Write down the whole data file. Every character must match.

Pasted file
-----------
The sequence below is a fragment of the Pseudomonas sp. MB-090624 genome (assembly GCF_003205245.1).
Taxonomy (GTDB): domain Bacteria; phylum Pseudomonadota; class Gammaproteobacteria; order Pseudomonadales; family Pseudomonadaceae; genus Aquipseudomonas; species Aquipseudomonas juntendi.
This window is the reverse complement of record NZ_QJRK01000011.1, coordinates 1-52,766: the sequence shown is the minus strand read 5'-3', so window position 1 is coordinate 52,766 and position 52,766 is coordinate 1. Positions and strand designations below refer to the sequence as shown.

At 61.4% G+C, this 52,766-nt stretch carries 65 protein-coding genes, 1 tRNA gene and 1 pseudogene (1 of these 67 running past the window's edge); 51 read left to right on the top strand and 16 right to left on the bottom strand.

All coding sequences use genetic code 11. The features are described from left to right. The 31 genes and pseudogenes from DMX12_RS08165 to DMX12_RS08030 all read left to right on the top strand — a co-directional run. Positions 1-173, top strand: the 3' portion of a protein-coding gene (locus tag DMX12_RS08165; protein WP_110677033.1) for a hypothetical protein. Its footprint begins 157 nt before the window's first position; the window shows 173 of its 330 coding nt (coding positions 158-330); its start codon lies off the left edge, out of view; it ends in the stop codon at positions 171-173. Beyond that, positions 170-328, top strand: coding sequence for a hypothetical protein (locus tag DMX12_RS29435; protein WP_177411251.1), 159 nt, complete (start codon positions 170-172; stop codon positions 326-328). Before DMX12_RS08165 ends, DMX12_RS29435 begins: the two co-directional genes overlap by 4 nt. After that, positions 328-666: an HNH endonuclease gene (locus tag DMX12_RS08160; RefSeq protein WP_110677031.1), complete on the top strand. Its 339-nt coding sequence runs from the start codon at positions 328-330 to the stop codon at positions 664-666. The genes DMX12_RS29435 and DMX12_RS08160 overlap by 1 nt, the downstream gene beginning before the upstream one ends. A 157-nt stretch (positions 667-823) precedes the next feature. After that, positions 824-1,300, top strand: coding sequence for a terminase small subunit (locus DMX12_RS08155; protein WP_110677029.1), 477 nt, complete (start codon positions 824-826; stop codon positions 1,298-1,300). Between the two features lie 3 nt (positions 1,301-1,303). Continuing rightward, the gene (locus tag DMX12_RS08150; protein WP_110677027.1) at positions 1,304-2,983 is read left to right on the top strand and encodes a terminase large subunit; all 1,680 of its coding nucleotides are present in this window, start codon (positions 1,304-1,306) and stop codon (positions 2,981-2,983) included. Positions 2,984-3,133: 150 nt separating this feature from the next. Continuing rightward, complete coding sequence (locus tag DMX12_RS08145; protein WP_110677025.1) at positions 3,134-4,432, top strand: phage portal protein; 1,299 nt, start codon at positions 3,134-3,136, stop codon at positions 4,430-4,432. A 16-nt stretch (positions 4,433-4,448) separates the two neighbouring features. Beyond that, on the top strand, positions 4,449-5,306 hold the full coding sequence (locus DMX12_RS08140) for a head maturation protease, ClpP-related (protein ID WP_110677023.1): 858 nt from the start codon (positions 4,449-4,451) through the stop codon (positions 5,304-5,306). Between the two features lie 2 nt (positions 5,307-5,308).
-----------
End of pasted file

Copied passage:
The sequence below is a fragment of the Pseudomonas sp. MB-090624 genome (assembly GCF_003205245.1).
Taxonomy (GTDB): domain Bacteria; phylum Pseudomonadota; class Gammaproteobacteria; order Pseudomonadales; family Pseudomonadaceae; genus Aquipseudomonas; species Aquipseudomonas juntendi.
This window is the reverse complement of record NZ_QJRK01000011.1, coordinates 1-52,766: the sequence shown is the minus strand read 5'-3', so window position 1 is coordinate 52,766 and position 52,766 is coordinate 1. Positions and strand designations below refer to the sequence as shown.

At 61.4% G+C, this 52,766-nt stretch carries 65 protein-coding genes, 1 tRNA gene and 1 pseudogene (1 of these 67 running past the window's edge); 51 read left to right on the top strand and 16 right to left on the bottom strand.

All coding sequences use genetic code 11. The features are described from left to right. The 31 genes and pseudogenes from DMX12_RS08165 to DMX12_RS08030 all read left to right on the top strand — a co-directional run. Positions 1-173, top strand: the 3' portion of a protein-coding gene (locus tag DMX12_RS08165; protein WP_110677033.1) for a hypothetical protein. Its footprint begins 157 nt before the window's first position; the window shows 173 of its 330 coding nt (coding positions 158-330); its start codon lies off the left edge, out of view; it ends in the stop codon at positions 171-173. Beyond that, positions 170-328, top strand: coding sequence for a hypothetical protein (locus tag DMX12_RS29435; protein WP_177411251.1), 159 nt, complete (start codon positions 170-172; stop codon positions 326-328). Before DMX12_RS08165 ends, DMX12_RS29435 begins: the two co-directional genes overlap by 4 nt. After that, positions 328-666: an HNH endonuclease gene (locus tag DMX12_RS08160; RefSeq protein WP_110677031.1), complete on the top strand. Its 339-nt coding sequence runs from the start codon at positions 328-330 to the stop codon at positions 664-666. The genes DMX12_RS29435 and DMX12_RS08160 overlap by 1 nt, the downstream gene beginning before the upstream one ends. A 157-nt stretch (positions 667-823) precedes the next feature. After that, positions 824-1,300, top strand: coding sequence for a terminase small subunit (locus DMX12_RS08155; protein WP_110677029.1), 477 nt, complete (start codon positions 824-826; stop codon positions 1,298-1,300). Between the two features lie 3 nt (positions 1,301-1,303). Continuing rightward, the gene (locus tag DMX12_RS08150; protein WP_110677027.1) at positions 1,304-2,983 is read left to right on the top strand and encodes a terminase large subunit; all 1,680 of its coding nucleotides are present in this window, start codon (positions 1,304-1,306) and stop codon (positions 2,981-2,983) included. Positions 2,984-3,133: 150 nt separating this feature from the next. Continuing rightward, complete coding sequence (locus tag DMX12_RS08145; protein WP_110677025.1) at positions 3,134-4,432, top strand: phage portal protein; 1,299 nt, start codon at positions 3,134-3,136, stop codon at positions 4,430-4,432. A 16-nt stretch (positions 4,433-4,448) separates the two neighbouring features. Beyond that, on the top strand, positions 4,449-5,306 hold the full coding sequence (locus DMX12_RS08140) for a head maturation protease, ClpP-related (protein ID WP_110677023.1): 858 nt from the start codon (positions 4,449-4,451) through the stop codon (positions 5,304-5,306). Between the two features lie 2 nt (positions 5,307-5,308).